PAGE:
Russell Riggs is an environmental policy representative with NAR Government Affairs. He can be reached at 202/383-1259.
Wetlands Preservation: You Can Bank on it
August 1, 2001
Mike Sanford, a real estate practitioner in rural North Carolina, had no idea what a wetlands mitigation bank was until someone called him up one day and wanted to buy property for one. Now Sanford is one of a growing number of land specialists who are playing crucial--and profitable--roles in developing the banks.
Mitigation banks emerged in the 1990s as a market-based response to federal wetlands preservation efforts. The approach, spearheaded largely by developers, was seen as a way to balance a community’s need to develop in a wetlands area and the public’s interest in preserving the often swampy lands, which provide species habitat, groundwater recharge, and flood mitigation.
Under the concept, which was fleshed out in 1995 guidelines by federal wetlands development regulators at the EPA and the U.S. Army Corps of Engineers, developers are permitted to replace lost wetlands by purchasing so-called mitigation credits. The credits represent undeveloped properties in nearby designated areas that are available for development into wetlands by preservation specialists.
The attraction of mitigation banking is its market efficiency. Studies have shown that mitigation banks are more effective at establishing functional wetlands than any other form of mitigation, including one-for-one replacement. That’s because developers who take on a one-for-one replacement project don’t generally have the expertise to do it. Wetlands undertaken by mitigation banks, however, typically incorporate the expertise of professional wetlands biologists and engineers.
For practitioners, the growth of the concept has opened up a field of opportunity, because “mitigation bankers”--the entrepreneurs who organize the local market for trading credits--rely on real estate professionals to advise on the potential demand for a bank and to find the land to include in it. Practitioners also give a bank its local seal of approval. “We add credibility to the process,” says Sanford, with Real Property Services, Mooresville, N.C.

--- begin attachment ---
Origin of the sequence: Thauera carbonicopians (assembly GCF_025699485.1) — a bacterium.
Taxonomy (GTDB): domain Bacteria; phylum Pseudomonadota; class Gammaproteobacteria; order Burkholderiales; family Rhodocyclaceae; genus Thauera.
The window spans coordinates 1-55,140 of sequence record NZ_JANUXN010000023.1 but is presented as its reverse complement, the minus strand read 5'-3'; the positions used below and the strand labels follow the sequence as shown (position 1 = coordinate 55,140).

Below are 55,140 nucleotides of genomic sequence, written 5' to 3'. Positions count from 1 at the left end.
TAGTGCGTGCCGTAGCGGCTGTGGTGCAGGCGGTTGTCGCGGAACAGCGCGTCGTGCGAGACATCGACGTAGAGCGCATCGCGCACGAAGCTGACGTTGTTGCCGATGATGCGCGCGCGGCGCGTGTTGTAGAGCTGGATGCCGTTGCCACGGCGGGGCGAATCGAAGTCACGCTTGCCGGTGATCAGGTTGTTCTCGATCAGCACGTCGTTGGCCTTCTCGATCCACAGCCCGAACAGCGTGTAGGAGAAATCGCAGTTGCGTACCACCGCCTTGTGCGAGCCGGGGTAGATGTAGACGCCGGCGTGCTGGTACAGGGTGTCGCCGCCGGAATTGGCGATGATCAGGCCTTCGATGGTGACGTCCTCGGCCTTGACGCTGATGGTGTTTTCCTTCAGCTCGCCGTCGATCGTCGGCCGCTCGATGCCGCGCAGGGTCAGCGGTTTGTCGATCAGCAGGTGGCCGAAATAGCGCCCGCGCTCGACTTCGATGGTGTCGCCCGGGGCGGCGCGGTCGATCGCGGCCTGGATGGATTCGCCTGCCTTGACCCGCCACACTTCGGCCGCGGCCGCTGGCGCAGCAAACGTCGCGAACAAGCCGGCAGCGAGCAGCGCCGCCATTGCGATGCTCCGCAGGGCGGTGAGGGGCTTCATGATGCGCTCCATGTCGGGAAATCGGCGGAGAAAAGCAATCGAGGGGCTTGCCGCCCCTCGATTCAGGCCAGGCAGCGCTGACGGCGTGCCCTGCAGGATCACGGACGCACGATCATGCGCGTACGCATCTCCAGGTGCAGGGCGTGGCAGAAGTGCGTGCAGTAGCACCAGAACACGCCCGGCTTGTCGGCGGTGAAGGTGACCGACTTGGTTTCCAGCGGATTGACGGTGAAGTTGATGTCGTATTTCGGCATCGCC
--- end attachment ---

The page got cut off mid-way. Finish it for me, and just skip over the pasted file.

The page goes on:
To start trading credits, a mitigation banker needs properties that make good candidates for wetlands development. That means land that has very specific soil conditions, sufficient water availability, and road access. The land must also be in the same watershed district as the land targeted for development.
If a good property exists in the area, a real estate practitioner will know about it, and that enables the mitigation banker to establish the bank efficiently, says Mark Cumbest, with Cumbest Realty, Moss Point, Miss. Bankers also need local professionals who know the rules governing real estate transactions and understand how those rules fit in with the EPA and U.S. Army Corps of Engineers guidelines, says Georgia Curry, with Old Reserve Realty, Jefferson, Ohio.
Most important, though, is the advice that practitioners can provide on whether a market exists for a mitigation bank. That means having a handle on the future demand for local wetlands.
John Thobe, with Sand Dollar Realty, South Padre Island, Texas, played a critical role in the launch of a mitigation bank in his area several years ago when he helped identify almost a half dozen developers who were interested in developing several local wetlands. Identifying the developers was key, because it demonstrated a market for the bank, says Thobe.
The skills and knowledge that allow a real estate practitioner to create value for investors can also be offered to a mitigation banker, enabling the banker to acquire property in a timely manner, get the bank functioning quickly, and begin selling credits.
“I love selling real estate, and I’ve always been an environmentalist at heart,” says Sanford. “Helping get a wetlands mitigation bank off the ground allowed me to fulfill both of those passions at the same time.”
Information on federal wetlands development rules is available from the U.S. Army Corps of Engineers at www.usace.army.mil.
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